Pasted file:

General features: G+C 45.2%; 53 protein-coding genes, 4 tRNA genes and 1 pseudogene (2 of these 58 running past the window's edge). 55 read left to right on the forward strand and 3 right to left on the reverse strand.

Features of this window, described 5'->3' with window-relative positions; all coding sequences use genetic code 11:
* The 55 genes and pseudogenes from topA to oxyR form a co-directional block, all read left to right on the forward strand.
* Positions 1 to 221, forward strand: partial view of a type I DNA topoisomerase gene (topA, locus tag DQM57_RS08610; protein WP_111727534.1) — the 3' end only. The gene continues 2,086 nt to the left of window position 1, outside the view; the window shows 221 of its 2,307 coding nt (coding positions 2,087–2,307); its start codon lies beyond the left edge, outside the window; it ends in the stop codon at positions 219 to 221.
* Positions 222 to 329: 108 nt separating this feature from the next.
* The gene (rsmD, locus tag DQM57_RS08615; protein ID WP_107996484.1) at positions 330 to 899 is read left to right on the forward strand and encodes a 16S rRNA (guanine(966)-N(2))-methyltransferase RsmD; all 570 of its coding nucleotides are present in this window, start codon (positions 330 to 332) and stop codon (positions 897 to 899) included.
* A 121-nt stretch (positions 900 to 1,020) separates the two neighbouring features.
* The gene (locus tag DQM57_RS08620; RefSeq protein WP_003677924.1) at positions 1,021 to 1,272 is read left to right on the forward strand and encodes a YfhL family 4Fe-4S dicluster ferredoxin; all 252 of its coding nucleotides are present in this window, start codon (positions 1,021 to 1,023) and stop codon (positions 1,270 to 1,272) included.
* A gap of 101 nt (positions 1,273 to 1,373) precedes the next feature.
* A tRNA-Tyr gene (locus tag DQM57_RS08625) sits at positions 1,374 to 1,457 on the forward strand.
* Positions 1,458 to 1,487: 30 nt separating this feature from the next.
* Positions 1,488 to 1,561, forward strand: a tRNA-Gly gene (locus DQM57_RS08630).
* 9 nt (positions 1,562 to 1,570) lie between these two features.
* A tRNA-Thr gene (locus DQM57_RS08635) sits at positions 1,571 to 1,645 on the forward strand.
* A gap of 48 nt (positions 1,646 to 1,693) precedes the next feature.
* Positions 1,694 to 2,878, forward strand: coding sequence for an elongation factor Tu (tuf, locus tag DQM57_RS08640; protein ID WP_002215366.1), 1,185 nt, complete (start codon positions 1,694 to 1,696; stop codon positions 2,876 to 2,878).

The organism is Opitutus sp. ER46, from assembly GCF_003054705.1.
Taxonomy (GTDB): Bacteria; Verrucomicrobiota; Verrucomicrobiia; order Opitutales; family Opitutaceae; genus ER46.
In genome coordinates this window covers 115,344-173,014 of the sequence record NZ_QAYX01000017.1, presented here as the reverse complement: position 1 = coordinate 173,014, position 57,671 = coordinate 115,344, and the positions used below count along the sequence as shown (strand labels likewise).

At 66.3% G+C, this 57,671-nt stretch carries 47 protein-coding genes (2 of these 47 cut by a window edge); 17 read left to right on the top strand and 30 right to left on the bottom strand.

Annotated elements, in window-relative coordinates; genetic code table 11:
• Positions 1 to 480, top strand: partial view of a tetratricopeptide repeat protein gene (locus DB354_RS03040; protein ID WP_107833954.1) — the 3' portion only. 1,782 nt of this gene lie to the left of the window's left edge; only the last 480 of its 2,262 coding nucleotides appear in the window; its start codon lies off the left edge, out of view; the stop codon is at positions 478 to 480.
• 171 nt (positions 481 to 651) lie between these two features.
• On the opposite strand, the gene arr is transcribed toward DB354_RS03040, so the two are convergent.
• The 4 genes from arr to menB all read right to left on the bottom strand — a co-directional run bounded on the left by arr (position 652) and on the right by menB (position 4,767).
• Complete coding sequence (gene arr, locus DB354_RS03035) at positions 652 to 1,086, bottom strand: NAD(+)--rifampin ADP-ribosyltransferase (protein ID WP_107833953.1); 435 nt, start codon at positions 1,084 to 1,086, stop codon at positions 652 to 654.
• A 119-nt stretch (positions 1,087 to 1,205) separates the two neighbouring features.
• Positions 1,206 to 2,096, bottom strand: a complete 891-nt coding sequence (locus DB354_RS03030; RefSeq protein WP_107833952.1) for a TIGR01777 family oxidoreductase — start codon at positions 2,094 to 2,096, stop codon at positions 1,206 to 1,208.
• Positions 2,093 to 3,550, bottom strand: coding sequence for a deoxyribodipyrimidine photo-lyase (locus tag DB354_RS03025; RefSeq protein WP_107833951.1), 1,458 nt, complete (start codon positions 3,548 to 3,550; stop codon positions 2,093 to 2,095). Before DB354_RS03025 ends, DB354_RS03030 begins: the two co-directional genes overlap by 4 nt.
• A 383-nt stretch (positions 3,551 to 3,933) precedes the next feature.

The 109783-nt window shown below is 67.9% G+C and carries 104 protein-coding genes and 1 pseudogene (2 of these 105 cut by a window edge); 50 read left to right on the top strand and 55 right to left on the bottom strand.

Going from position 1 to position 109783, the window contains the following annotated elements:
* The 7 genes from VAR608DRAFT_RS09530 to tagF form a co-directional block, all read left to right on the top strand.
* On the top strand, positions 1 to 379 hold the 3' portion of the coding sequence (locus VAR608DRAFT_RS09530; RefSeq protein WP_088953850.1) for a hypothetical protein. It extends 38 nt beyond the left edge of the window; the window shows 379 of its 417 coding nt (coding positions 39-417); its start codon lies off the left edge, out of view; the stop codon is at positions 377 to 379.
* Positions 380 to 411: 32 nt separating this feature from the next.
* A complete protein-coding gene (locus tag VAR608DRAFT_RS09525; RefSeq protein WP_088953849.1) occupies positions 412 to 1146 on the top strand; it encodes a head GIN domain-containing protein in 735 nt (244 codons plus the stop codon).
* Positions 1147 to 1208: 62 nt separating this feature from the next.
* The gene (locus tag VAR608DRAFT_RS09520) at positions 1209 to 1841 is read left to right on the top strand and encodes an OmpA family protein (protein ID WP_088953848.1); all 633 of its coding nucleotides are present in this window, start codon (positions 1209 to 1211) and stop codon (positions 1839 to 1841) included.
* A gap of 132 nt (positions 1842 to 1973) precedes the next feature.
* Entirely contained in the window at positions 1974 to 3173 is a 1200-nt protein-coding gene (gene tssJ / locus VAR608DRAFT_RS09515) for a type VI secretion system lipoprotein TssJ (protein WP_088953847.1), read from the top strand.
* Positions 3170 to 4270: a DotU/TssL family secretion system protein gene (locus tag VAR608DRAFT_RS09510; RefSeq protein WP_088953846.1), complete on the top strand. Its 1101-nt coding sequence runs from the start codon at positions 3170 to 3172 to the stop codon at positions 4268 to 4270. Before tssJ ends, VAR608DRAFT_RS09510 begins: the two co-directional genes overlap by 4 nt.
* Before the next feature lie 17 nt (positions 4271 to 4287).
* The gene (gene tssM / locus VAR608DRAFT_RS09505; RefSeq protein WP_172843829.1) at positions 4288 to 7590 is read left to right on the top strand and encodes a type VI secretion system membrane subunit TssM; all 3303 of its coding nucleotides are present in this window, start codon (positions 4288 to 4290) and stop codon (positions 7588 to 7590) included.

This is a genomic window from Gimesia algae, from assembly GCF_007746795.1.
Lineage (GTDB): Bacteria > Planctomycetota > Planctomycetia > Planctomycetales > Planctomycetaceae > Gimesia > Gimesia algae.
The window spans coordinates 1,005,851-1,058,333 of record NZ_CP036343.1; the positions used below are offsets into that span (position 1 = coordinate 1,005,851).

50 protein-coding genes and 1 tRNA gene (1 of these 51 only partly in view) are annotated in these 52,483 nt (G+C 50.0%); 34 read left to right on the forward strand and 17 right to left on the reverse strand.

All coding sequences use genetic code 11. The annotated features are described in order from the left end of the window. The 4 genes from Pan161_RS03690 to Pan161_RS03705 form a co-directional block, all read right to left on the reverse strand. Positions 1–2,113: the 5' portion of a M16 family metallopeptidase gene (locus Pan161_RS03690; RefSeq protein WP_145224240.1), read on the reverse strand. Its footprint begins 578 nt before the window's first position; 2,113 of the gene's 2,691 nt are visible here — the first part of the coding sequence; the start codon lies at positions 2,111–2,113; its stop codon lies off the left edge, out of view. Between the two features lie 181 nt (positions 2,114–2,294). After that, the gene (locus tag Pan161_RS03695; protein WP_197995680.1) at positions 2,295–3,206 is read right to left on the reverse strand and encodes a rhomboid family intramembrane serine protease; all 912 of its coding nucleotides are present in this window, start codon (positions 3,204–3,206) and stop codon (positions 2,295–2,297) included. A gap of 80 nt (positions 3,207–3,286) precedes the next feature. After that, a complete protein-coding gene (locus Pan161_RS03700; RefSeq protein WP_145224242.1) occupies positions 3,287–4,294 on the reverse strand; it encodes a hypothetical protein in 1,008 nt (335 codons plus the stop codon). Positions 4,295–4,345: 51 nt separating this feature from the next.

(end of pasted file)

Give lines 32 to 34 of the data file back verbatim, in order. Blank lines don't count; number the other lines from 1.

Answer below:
Going from position 1 to position 109783, the window contains the following annotated elements:
* The 7 genes from VAR608DRAFT_RS09530 to tagF form a co-directional block, all read left to right on the top strand.
* On the top strand, positions 1 to 379 hold the 3' portion of the coding sequence (locus VAR608DRAFT_RS09530; RefSeq protein WP_088953850.1) for a hypothetical protein. It extends 38 nt beyond the left edge of the window; the window shows 379 of its 417 coding nt (coding positions 39-417); its start codon lies off the left edge, out of view; the stop codon is at positions 377 to 379.